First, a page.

Why did movies in the 1970s get so nihilistic, nasty and brutal? This has been a source of infinite fascination for me. How did the Technicolor romps of the 60s somehow yield The Texas Chainsaw Massacre? What happened to make cinema take such a dark turn? There are a number of reasonable explanations I’ve heard over the years, namely The Vietnam War and loosened restrictions on what movies were allowed to show. It was the result of a disenchanted generation rebelling against the candy-coated artificiality of the previous generation’s films – they wanted things real, and they wanted it to reflect the harsh reality of the times.
They got what they asked for…. and then some. Give a 1970s film director an inch, they’ll take a mile – correction: they’ll take that inch, beat it into submission and make it their bitch. It didn’t happen overnight. No bells sounded at 12:01 AM on January 1st, 1970, signaling all movies to get violent and filthy. It had been stirring for years. It just happened to explode in the 1970s, showering all of creation in its frothy mess of excess and taboo crossing. Things got filthy for a while, and wouldn’t get fumigated until a few years into the Reagan administration.
During this decadent time, cinema hit its high water mark when it came to slapping audiences in the face with its sick, twisted reflection. Sure, there was also plenty of light hearted fare. This was, after all, the decade that gave us Caddyshack, Benji and Smokey & the Bandit. But cinema’s seedy underbelly had never been seedier (and never would crouch this low again). Cinema at the grindhouse and up and down New York’s 42nd street was nihilistic, uncomfortable to watch, and made you want to take a shower afterwards. Here are 5 of the worst of the worst (or the best of the best, depending on whether you like wading in the cinema sewer).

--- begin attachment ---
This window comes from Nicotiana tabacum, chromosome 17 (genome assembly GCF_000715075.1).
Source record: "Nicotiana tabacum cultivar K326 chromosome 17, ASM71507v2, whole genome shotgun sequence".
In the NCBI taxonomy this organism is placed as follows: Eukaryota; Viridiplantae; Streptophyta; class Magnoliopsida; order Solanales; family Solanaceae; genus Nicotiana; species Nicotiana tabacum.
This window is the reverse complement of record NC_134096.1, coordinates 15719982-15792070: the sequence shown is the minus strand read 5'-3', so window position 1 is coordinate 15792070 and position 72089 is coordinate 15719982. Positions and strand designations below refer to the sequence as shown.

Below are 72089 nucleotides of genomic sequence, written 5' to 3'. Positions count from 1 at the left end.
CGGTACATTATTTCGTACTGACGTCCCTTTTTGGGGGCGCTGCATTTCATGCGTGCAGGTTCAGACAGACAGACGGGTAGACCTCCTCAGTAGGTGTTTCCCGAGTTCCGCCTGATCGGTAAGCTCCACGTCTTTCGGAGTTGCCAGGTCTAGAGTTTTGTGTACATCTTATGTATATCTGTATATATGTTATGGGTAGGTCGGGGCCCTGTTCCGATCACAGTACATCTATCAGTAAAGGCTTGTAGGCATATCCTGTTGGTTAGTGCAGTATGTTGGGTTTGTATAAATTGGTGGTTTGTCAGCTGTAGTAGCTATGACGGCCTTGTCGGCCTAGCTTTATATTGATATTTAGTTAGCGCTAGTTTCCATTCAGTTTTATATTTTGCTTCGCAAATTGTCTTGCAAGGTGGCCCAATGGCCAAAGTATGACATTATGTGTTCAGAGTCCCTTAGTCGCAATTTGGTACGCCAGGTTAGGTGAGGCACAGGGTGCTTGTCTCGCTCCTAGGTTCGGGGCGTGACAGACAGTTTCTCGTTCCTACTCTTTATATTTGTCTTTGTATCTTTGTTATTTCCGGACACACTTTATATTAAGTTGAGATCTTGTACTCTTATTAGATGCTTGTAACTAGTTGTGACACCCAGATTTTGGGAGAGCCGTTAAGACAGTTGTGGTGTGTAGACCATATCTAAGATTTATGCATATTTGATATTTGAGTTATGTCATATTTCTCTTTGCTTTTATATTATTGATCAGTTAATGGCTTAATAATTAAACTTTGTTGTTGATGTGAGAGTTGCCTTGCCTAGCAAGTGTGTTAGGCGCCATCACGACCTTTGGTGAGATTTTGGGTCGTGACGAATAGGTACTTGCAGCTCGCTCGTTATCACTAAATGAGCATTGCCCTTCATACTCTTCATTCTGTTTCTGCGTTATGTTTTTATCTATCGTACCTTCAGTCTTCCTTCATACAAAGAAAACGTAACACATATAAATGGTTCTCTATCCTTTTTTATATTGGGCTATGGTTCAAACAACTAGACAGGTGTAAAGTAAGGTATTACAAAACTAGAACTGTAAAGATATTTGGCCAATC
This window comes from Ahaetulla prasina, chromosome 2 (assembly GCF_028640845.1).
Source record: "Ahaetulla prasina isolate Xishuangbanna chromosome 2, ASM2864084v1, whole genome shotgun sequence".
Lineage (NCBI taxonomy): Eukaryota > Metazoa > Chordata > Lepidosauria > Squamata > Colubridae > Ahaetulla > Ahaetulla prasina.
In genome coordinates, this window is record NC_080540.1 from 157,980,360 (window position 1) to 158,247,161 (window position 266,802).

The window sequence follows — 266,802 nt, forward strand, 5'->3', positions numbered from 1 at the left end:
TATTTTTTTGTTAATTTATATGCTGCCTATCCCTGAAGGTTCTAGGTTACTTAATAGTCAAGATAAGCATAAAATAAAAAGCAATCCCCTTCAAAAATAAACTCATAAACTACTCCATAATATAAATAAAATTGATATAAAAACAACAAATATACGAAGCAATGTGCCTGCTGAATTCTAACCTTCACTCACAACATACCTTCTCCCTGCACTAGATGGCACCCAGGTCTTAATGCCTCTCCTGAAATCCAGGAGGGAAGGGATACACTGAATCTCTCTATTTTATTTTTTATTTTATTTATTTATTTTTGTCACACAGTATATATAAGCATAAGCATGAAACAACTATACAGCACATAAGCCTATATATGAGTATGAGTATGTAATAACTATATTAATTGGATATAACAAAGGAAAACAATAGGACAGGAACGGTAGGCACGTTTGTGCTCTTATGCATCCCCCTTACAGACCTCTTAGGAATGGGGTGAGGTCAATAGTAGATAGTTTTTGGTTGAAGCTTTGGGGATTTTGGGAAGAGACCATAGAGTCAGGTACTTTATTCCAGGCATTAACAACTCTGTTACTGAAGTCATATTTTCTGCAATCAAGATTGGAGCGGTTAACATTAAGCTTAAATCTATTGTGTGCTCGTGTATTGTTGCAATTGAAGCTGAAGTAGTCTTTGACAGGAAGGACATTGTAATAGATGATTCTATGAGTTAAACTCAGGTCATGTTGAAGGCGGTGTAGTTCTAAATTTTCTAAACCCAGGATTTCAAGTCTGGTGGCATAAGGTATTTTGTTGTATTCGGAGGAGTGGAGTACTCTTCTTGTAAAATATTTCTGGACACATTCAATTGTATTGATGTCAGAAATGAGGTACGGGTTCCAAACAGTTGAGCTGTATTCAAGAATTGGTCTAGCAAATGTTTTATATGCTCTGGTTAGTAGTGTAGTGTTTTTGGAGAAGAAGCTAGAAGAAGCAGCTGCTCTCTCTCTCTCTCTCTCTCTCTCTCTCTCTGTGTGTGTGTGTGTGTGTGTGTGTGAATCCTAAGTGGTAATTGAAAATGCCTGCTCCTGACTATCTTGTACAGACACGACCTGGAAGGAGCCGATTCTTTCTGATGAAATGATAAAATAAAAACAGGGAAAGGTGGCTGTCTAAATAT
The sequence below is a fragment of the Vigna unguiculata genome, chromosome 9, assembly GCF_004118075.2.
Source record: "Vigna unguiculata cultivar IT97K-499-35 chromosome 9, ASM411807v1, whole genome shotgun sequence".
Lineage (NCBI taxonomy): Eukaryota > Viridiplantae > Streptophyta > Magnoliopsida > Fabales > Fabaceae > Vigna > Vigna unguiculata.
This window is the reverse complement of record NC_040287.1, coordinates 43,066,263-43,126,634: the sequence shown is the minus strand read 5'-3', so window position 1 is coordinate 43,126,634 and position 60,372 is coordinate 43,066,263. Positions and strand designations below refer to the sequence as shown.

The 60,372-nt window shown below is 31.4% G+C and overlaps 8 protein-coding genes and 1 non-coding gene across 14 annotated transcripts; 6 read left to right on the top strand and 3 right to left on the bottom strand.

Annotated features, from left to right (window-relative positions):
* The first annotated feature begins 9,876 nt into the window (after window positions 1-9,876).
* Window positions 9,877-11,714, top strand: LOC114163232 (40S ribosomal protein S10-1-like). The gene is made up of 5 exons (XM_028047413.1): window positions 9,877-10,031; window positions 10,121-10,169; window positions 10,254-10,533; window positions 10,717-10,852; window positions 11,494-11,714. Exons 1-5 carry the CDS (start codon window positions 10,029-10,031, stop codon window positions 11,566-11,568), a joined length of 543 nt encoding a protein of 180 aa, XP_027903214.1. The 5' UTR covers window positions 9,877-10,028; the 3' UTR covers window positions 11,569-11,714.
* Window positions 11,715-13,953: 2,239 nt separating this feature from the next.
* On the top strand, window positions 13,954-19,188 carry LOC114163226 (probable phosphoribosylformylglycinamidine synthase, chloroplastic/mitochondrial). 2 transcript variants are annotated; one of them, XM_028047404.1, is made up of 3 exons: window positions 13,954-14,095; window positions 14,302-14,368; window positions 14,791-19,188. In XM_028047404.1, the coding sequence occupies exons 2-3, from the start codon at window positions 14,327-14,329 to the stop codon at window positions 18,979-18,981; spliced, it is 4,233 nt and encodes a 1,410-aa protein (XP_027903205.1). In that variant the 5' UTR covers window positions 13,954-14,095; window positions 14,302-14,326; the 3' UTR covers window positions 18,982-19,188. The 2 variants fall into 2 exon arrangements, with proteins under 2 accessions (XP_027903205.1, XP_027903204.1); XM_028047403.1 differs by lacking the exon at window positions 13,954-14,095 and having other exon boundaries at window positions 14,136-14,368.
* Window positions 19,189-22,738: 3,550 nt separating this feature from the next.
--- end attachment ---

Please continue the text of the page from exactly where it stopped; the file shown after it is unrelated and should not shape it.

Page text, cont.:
The content is so jarring and severe, you wonder how there was an audience for this; yet, the film is so well crafted that it couldn’t help but become a box office hit. Plus, as I’ve mentioned, audiences in the early 70s hated sugar-coated fluff; they wanted harsh reality. With Deliverance, that’s exactly what they got.
The Plot: A group of city slickers want to get away for a bit out in the wilderness. No problem with that. The problem comes when the inbred locals decide to hunt and rape them. Family fun is had by all.
This could have just been a tense thriller, but Boorman’s direction makes things all too real, not flinching away from the horror for a second. I suppose there’s a statement that’s being made here that originates from the novel, about our how man has become so separated from the primitive that we are helpless prey when removed from the security of civilization. But none of that matters when you’re watching Deliverance – it’s a purely visceral experience that will have you feeling like Ned Beatty after it’s through with you.
The Sinful Dwarf
Poor video store customers like myself were unprepared for the mean-spirited sleaze-fest that awaited with this dark and twisted tale.
The Plot: A demented dwarf abducts young women, chaining them up naked in an attic where they are given drugs and serve as sex slaves. Meanwhile, the scenes with the aging old lady who owns the building have that surreal nightmare quality which you’d find in David Lynch films a decade later. There’s also a couple of new tenants unaware of the degenerate activity going on upstairs. The girl, (Ann Sparrow), is abducted herself but (spoiler alert) is rescued by her hubby in the end… but not before she’s been pumped full of drugs by this insane dwarf and raped.
If this sounds like the sickest thing you’ve ever heard of, just realize I am in no way doing it justice – it is much worse than it sounds. In fact, the story goes that Ann Sparrow was so traumatized by the whole sick affair that she left Hollywood and never worked in another film again. In many ways, it’s the naive and innocent Ann’s shock and horror, which is more than likely genuine, that makes things so much more awkward and uncomfortable.